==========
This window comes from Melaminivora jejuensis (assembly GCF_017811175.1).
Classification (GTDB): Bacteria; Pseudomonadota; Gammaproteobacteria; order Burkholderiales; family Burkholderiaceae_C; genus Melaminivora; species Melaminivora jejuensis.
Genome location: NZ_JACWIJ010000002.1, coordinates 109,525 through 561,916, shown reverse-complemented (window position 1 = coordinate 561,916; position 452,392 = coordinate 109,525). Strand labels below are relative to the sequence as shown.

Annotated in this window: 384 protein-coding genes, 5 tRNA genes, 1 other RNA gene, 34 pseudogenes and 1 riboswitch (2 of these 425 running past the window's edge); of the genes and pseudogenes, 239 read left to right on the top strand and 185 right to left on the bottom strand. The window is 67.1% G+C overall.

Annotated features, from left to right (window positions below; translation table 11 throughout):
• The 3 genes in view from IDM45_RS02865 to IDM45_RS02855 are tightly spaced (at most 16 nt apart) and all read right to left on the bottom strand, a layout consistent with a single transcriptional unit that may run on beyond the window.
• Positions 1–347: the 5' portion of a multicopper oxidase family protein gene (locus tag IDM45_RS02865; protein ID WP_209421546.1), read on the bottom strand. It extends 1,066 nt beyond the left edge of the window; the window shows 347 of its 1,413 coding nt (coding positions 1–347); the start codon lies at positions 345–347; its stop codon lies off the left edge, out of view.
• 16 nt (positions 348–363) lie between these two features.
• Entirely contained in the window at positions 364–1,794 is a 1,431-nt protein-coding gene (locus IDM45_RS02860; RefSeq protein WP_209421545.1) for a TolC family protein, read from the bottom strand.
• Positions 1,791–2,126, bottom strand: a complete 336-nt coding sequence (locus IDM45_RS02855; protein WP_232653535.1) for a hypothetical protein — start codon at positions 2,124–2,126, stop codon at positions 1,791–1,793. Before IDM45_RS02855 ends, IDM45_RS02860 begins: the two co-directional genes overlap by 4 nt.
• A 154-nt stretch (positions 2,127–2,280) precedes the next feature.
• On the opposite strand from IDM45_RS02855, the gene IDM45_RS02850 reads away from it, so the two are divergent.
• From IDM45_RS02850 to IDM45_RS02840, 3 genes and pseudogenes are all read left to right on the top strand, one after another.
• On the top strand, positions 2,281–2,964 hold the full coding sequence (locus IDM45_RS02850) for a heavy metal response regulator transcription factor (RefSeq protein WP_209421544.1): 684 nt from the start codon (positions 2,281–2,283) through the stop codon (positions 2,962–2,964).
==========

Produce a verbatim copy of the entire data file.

This window comes from Melaminivora jejuensis (assembly GCF_017811175.1).
Classification (GTDB): Bacteria; Pseudomonadota; Gammaproteobacteria; order Burkholderiales; family Burkholderiaceae_C; genus Melaminivora; species Melaminivora jejuensis.
Genome location: NZ_JACWIJ010000002.1, coordinates 109,525 through 561,916, shown reverse-complemented (window position 1 = coordinate 561,916; position 452,392 = coordinate 109,525). Strand labels below are relative to the sequence as shown.

Annotated in this window: 384 protein-coding genes, 5 tRNA genes, 1 other RNA gene, 34 pseudogenes and 1 riboswitch (2 of these 425 running past the window's edge); of the genes and pseudogenes, 239 read left to right on the top strand and 185 right to left on the bottom strand. The window is 67.1% G+C overall.

Annotated features, from left to right (window positions below; translation table 11 throughout):
• The 3 genes in view from IDM45_RS02865 to IDM45_RS02855 are tightly spaced (at most 16 nt apart) and all read right to left on the bottom strand, a layout consistent with a single transcriptional unit that may run on beyond the window.
• Positions 1–347: the 5' portion of a multicopper oxidase family protein gene (locus tag IDM45_RS02865; protein ID WP_209421546.1), read on the bottom strand. It extends 1,066 nt beyond the left edge of the window; the window shows 347 of its 1,413 coding nt (coding positions 1–347); the start codon lies at positions 345–347; its stop codon lies off the left edge, out of view.
• 16 nt (positions 348–363) lie between these two features.
• Entirely contained in the window at positions 364–1,794 is a 1,431-nt protein-coding gene (locus IDM45_RS02860; RefSeq protein WP_209421545.1) for a TolC family protein, read from the bottom strand.
• Positions 1,791–2,126, bottom strand: a complete 336-nt coding sequence (locus IDM45_RS02855; protein WP_232653535.1) for a hypothetical protein — start codon at positions 2,124–2,126, stop codon at positions 1,791–1,793. Before IDM45_RS02855 ends, IDM45_RS02860 begins: the two co-directional genes overlap by 4 nt.
• A 154-nt stretch (positions 2,127–2,280) precedes the next feature.
• On the opposite strand from IDM45_RS02855, the gene IDM45_RS02850 reads away from it, so the two are divergent.
• From IDM45_RS02850 to IDM45_RS02840, 3 genes and pseudogenes are all read left to right on the top strand, one after another.
• On the top strand, positions 2,281–2,964 hold the full coding sequence (locus IDM45_RS02850) for a heavy metal response regulator transcription factor (RefSeq protein WP_209421544.1): 684 nt from the start codon (positions 2,281–2,283) through the stop codon (positions 2,962–2,964).